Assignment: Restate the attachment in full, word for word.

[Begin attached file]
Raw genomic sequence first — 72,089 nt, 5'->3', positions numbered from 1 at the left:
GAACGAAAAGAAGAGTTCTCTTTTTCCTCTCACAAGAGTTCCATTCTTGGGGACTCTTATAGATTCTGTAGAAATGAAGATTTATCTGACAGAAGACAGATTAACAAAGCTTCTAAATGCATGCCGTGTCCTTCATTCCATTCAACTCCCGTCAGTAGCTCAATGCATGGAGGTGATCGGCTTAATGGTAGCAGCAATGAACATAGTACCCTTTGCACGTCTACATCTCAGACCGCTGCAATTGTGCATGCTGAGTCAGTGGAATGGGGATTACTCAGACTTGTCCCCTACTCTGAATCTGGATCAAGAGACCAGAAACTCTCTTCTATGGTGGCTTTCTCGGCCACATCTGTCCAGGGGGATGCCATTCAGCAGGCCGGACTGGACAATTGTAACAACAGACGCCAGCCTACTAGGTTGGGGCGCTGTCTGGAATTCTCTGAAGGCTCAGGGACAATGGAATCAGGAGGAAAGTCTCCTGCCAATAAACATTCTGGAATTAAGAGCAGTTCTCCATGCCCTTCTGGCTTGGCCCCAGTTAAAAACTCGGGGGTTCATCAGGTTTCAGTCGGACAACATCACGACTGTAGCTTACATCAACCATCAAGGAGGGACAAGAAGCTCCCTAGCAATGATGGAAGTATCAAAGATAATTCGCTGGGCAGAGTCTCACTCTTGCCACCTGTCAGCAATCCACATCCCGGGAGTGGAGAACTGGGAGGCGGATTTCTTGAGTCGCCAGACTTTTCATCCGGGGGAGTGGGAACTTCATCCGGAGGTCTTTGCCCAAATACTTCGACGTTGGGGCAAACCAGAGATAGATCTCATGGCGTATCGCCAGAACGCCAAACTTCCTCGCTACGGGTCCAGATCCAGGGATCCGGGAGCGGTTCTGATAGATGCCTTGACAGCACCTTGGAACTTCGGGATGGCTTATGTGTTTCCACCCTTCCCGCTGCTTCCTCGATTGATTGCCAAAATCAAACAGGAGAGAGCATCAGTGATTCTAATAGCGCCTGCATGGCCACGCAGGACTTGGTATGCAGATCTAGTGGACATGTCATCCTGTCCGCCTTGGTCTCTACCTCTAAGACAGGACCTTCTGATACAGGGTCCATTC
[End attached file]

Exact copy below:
Raw genomic sequence first — 72,089 nt, 5'->3', positions numbered from 1 at the left:
GAACGAAAAGAAGAGTTCTCTTTTTCCTCTCACAAGAGTTCCATTCTTGGGGACTCTTATAGATTCTGTAGAAATGAAGATTTATCTGACAGAAGACAGATTAACAAAGCTTCTAAATGCATGCCGTGTCCTTCATTCCATTCAACTCCCGTCAGTAGCTCAATGCATGGAGGTGATCGGCTTAATGGTAGCAGCAATGAACATAGTACCCTTTGCACGTCTACATCTCAGACCGCTGCAATTGTGCATGCTGAGTCAGTGGAATGGGGATTACTCAGACTTGTCCCCTACTCTGAATCTGGATCAAGAGACCAGAAACTCTCTTCTATGGTGGCTTTCTCGGCCACATCTGTCCAGGGGGATGCCATTCAGCAGGCCGGACTGGACAATTGTAACAACAGACGCCAGCCTACTAGGTTGGGGCGCTGTCTGGAATTCTCTGAAGGCTCAGGGACAATGGAATCAGGAGGAAAGTCTCCTGCCAATAAACATTCTGGAATTAAGAGCAGTTCTCCATGCCCTTCTGGCTTGGCCCCAGTTAAAAACTCGGGGGTTCATCAGGTTTCAGTCGGACAACATCACGACTGTAGCTTACATCAACCATCAAGGAGGGACAAGAAGCTCCCTAGCAATGATGGAAGTATCAAAGATAATTCGCTGGGCAGAGTCTCACTCTTGCCACCTGTCAGCAATCCACATCCCGGGAGTGGAGAACTGGGAGGCGGATTTCTTGAGTCGCCAGACTTTTCATCCGGGGGAGTGGGAACTTCATCCGGAGGTCTTTGCCCAAATACTTCGACGTTGGGGCAAACCAGAGATAGATCTCATGGCGTATCGCCAGAACGCCAAACTTCCTCGCTACGGGTCCAGATCCAGGGATCCGGGAGCGGTTCTGATAGATGCCTTGACAGCACCTTGGAACTTCGGGATGGCTTATGTGTTTCCACCCTTCCCGCTGCTTCCTCGATTGATTGCCAAAATCAAACAGGAGAGAGCATCAGTGATTCTAATAGCGCCTGCATGGCCACGCAGGACTTGGTATGCAGATCTAGTGGACATGTCATCCTGTCCGCCTTGGTCTCTACCTCTAAGACAGGACCTTCTGATACAGGGTCCATTC